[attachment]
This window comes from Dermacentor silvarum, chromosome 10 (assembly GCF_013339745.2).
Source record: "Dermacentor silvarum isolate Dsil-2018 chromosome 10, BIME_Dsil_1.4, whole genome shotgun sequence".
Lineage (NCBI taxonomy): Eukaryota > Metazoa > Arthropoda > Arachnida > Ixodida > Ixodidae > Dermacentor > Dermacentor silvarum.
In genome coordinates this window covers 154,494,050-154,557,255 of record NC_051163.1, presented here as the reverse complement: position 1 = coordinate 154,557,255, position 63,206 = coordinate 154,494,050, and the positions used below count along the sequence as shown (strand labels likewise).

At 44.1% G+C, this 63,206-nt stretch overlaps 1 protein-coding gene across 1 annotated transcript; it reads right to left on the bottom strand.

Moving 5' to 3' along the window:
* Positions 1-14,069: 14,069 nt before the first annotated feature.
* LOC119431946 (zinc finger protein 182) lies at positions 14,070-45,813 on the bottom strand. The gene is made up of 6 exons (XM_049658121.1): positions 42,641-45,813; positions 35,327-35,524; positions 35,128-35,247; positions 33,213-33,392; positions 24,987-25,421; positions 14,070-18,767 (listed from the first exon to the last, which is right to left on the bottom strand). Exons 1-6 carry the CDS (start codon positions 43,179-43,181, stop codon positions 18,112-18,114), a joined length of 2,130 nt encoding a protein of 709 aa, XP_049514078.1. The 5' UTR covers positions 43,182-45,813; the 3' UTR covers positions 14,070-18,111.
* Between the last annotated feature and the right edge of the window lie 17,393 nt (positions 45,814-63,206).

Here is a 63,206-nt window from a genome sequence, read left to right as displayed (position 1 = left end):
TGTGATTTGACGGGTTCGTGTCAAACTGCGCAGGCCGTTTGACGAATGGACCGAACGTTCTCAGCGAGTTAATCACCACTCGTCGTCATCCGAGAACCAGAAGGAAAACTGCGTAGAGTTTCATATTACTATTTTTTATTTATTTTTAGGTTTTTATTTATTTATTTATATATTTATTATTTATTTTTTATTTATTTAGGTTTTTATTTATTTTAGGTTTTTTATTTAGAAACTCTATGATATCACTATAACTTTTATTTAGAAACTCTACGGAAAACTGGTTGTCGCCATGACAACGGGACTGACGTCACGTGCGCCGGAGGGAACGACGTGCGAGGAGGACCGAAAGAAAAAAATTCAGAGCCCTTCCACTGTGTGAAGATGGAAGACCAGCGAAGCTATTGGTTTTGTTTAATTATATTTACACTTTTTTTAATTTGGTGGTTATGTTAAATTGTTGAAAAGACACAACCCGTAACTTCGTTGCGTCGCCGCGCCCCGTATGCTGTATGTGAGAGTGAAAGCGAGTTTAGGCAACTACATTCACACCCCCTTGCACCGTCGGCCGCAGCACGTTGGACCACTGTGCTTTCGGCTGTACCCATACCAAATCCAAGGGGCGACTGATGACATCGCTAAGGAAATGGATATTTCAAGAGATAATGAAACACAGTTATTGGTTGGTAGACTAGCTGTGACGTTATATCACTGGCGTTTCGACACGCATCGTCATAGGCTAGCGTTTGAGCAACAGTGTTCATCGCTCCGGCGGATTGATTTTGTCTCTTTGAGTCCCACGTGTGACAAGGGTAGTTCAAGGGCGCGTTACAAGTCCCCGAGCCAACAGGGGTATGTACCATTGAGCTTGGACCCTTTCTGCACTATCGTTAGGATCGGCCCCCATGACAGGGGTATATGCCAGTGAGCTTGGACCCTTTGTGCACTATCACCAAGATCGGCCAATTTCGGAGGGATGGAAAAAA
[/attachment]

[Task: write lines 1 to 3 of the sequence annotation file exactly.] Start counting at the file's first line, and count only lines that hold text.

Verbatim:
This window comes from Dermacentor silvarum, chromosome 10 (assembly GCF_013339745.2).
Source record: "Dermacentor silvarum isolate Dsil-2018 chromosome 10, BIME_Dsil_1.4, whole genome shotgun sequence".
Lineage (NCBI taxonomy): Eukaryota > Metazoa > Arthropoda > Arachnida > Ixodida > Ixodidae > Dermacentor > Dermacentor silvarum.